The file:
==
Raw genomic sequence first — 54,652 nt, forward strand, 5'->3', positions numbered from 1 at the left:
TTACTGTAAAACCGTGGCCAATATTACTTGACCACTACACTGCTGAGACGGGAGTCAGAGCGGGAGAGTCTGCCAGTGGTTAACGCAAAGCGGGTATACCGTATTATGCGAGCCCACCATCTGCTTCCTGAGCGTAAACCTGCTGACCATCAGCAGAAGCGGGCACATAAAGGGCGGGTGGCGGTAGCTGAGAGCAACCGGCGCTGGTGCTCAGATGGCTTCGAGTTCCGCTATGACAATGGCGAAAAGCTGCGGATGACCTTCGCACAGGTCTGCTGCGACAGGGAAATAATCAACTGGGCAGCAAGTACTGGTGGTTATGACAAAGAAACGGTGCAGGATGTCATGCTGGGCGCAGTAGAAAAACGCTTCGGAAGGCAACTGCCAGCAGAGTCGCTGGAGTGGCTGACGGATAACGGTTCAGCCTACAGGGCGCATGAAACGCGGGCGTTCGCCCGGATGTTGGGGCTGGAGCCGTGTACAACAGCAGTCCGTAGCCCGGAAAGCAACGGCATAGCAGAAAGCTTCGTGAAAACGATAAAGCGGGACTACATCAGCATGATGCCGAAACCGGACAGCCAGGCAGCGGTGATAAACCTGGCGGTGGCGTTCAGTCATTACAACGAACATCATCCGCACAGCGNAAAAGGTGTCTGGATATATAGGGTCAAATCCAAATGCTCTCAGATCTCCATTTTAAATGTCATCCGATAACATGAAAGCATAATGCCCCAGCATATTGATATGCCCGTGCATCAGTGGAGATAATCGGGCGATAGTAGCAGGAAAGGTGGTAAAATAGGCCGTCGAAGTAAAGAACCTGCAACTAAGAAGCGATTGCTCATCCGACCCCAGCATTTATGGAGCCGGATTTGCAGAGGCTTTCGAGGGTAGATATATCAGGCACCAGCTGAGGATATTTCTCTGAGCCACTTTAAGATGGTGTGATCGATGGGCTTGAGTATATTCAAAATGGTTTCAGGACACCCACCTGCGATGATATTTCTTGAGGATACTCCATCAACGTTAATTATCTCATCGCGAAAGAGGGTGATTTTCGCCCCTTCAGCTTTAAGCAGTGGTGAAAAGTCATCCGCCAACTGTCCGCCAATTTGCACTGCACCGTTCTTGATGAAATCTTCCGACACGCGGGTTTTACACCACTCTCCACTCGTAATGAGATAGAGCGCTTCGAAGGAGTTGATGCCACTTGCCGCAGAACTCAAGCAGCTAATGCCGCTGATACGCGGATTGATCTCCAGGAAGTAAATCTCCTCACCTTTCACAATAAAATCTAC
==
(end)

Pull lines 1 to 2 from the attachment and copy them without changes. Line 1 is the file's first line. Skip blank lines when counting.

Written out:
Raw genomic sequence first — 54,652 nt, forward strand, 5'->3', positions numbered from 1 at the left:
TTACTGTAAAACCGTGGCCAATATTACTTGACCACTACACTGCTGAGACGGGAGTCAGAGCGGGAGAGTCTGCCAGTGGTTAACGCAAAGCGGGTATACCGTATTATGCGAGCCCACCATCTGCTTCCTGAGCGTAAACCTGCTGACCATCAGCAGAAGCGGGCACATAAAGGGCGGGTGGCGGTAGCTGAGAGCAACCGGCGCTGGTGCTCAGATGGCTTCGAGTTCCGCTATGACAATGGCGAAAAGCTGCGGATGACCTTCGCACAGGTCTGCTGCGACAGGGAAATAATCAACTGGGCAGCAAGTACTGGTGGTTATGACAAAGAAACGGTGCAGGATGTCATGCTGGGCGCAGTAGAAAAACGCTTCGGAAGGCAACTGCCAGCAGAGTCGCTGGAGTGGCTGACGGATAACGGTTCAGCCTACAGGGCGCATGAAACGCGGGCGTTCGCCCGGATGTTGGGGCTGGAGCCGTGTACAACAGCAGTCCGTAGCCCGGAAAGCAACGGCATAGCAGAAAGCTTCGTGAAAACGATAAAGCGGGACTACATCAGCATGATGCCGAAACCGGACAGCCAGGCAGCGGTGATAAACCTGGCGGTGGCGTTCAGTCATTACAACGAACATCATCCGCACAGCGNAAAAGGTGTCTGGATATATAGGGTCAAATCCAAATGCTCTCAGATCTCCATTTTAAATGTCATCCGATAACATGAAAGCATAATGCCCCAGCATATTGATATGCCCGTGCATCAGTGGAGATAATCGGGCGATAGTAGCAGGAAAGGTGGTAAAATAGGCCGTCGAAGTAAAGAACCTGCAACTAAGAAGCGATTGCTCATCCGACCCCAGCATTTATGGAGCCGGATTTGCAGAGGCTTTCGAGGGTAGATATATCAGGCACCAGCTGAGGATATTTCTCTGAGCCACTTTAAGATGGTGTGATCGATGGGCTTGAGTATATTCAAAATGGTTTCAGGACACCCACCTGCGATGATATTTCTTGAGGATACTCCATCAACGTTAATTATCTCATCGCGAAAGAGGGTGATTTTCGCCCCTTCAGCTTTAAGCAGTGGTGAAAAGTCATCCGCCAACTGTCCGCCAATTTGCACTGCACCGTTCTTGATGAAATCTTCCGACACGCGGGTTTTACACCACTCTCCACTCGTAATGAGATAGAGCGCTTCGAAGGAGTTGATGCCACTTGCCGCAGAACTCAAGCAGCTAATGCCGCTGATACGCGGATTGATCTCCAGGAAGTAAATCTCCTCACCTTTCACAATAAAATCTAC